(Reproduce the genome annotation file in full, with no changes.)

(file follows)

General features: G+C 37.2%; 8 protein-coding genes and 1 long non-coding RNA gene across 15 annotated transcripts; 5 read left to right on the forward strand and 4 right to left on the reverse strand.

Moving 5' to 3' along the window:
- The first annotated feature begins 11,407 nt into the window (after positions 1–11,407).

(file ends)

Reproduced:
General features: G+C 37.2%; 8 protein-coding genes and 1 long non-coding RNA gene across 15 annotated transcripts; 5 read left to right on the forward strand and 4 right to left on the reverse strand.

Moving 5' to 3' along the window:
- The first annotated feature begins 11,407 nt into the window (after positions 1–11,407).